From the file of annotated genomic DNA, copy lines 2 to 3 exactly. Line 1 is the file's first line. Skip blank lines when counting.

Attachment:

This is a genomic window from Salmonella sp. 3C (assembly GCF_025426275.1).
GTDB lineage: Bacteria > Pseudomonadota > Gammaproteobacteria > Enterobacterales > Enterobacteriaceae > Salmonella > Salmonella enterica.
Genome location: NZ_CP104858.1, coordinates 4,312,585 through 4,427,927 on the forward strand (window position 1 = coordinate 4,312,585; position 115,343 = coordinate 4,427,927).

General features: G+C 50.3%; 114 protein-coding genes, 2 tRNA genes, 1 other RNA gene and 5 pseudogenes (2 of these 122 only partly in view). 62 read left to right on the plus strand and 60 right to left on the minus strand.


GTDB lineage: Bacteria > Pseudomonadota > Gammaproteobacteria > Enterobacterales > Enterobacteriaceae > Salmonella > Salmonella enterica.
Genome location: NZ_CP104858.1, coordinates 4,312,585 through 4,427,927 on the forward strand (window position 1 = coordinate 4,312,585; position 115,343 = coordinate 4,427,927).